Tonya L. and her husband, Tony, have a soft spot in their hearts for animals who need a little extra love and care. When they heard about the ASPCA Behavioral Rehabilitation Center (BRC), they knew that’s where they would find a dog who needed them—a dog like Brooks.
Springing into a New Life
In Spring 2021, the ASPCA assisted with the rescue of nearly 30 dogs, including puppies, from a property in Hamilton, Alabama. The animals were living in poor conditions where their basic needs were not being met.
“It became apparent that these dogs not only lacked clean water and a safe place to rest their head, but also appeared to be fearful and hesitant,” recalls Jasmine Holsinger, Senior Manager of Placement Partnerships, who was on the scene during Brooks’s rescue. “Some were barking at us, others hid in their enclosures, while a few just stood and stared at us blankly.”
Brooks was found in an outside enclosure with floors covered in dirt mixed with urine and feces, and water bowls had what appeared to be algae growing in them.
In safety of the arms of ASPCA responders, Brooks and the other dogs were on their journeys to brighter futures.
On the Right Course
When surrendered by their previous owner, they were relocated to a temporary shelter for care and evaluation. After his rescue, Brooks showed the potential to be social with people and dogs but needed time and a specialized program to help reduce his fear and anxiety.
Brooks’s fear wavered between mild and extreme during his initial evaluation. ASPCA Behaviorists knew that with the right care and treatment he had the chance to blossom and live a happy healthy life as a beloved pet.
He was transferred to the BRC where he took a while to settle into his new environment.
“When Brooks first arrived at the BRC, it was very obvious that he had not been socialized with people or in different environments,” says Monica Body, Lead Instructor for the ASPCA Learning Lab, and formerly a Behavioral Specialist at the BRC. “Brooks would retreat and hide behind his crate when a person approached his kennel. He wouldn’t take high-value treats offered to him, often turning his head away in fear if you extended your hand toward him. It was obvious, based on Brooks’s fearful behavior, that he had not experienced anything remotely close to a loving pet home.”
Monica and the BRC team worked with Brooks daily to curb his flight risk and gently demonstrate that humans can be kind—and often have a hand full of yummy treats!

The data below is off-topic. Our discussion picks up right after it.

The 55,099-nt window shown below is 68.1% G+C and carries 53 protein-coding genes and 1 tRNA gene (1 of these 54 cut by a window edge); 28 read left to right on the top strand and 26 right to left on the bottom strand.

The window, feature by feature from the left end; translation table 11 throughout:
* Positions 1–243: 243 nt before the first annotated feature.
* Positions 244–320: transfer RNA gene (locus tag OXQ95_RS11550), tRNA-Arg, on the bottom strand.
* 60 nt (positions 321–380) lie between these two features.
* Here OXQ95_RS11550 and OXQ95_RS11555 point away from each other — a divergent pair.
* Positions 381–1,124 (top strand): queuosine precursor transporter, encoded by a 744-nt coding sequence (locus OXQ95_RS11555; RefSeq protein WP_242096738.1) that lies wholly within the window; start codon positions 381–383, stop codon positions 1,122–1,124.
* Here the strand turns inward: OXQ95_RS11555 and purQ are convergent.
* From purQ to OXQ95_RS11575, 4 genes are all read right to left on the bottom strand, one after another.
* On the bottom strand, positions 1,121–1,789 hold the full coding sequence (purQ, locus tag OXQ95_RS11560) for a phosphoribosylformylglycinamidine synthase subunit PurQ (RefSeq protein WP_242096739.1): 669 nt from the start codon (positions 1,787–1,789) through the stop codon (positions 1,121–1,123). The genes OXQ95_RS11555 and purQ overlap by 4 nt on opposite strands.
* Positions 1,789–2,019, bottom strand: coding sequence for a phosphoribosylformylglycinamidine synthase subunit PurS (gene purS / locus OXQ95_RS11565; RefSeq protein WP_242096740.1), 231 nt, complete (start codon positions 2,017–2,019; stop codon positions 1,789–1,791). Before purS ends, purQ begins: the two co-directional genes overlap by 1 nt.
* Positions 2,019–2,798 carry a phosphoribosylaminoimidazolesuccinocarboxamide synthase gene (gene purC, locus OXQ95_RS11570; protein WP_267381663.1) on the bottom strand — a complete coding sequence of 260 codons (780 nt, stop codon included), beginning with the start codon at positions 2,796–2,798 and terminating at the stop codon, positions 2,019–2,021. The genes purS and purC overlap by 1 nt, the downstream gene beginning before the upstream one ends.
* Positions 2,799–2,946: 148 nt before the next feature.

“As Brooks progressed in the program, he started really enjoying his walks outside,” recalls Monica. “During one treatment, he stopped mid-walk and put his front feet on me, giving me a big silly grin and leaning in for deep scratches. From that point on he started developing wonderful, affectionate relationships with his familiar people.”
While Brooks had made incredible progress at the BRC, transitioning to new home would be a challenge for him. Brooks needed an adopter who would give him the time and patience he would need to settle into a new environment.
Time to Settle
When Tonya and Tony heard about the BRC, they made the decision to make the more than 12-hour round trip to meet a recent BRC graduate to add to their family. While meeting the dog they had originally planned to adopt, BRC staff also brought out Brooks.
“As soon as I saw Brooks, I fell in love,” says Tonya. “His personality showed through to me.”
Tonya and Tony chose to adopt Brooks and were very pleased to hear that the other dog had been happily adopted a couple of weeks later.
They had experienced working with a fearful dog before. Eight-year-old Carbuncle had medical issues and was fearful, but Tonya and Tony adopted and cared for him until a year later when he was diagnosed with kidney disease, and they made the difficult decision to put him to sleep. They currently have a Husky named Sweden, who had been mistreated and under-socialized and they hoped Brooks would make a good companion for her. They were right—the pair have become best friends!
“Now Brooks is a very precious part of our family,” Tonya tells us. “He follows me everywhere, loves when I come home, loves going for walks, can’t wait till I wake up, etc. He is snuggly, gives me kisses all the time, cuddles behind my back when he needs comfort.”
“Brooks is a fantastic case of a dog who had the curiosity to engage with people but had never been given the chance to socialize early on,” Monica reminds us. “Through our specialized fearful dog rehab program, Brooks caught on quickly that people could provide him with all his favorite things.”
Brooks certainly has his favorite thing in life now—a loving family.
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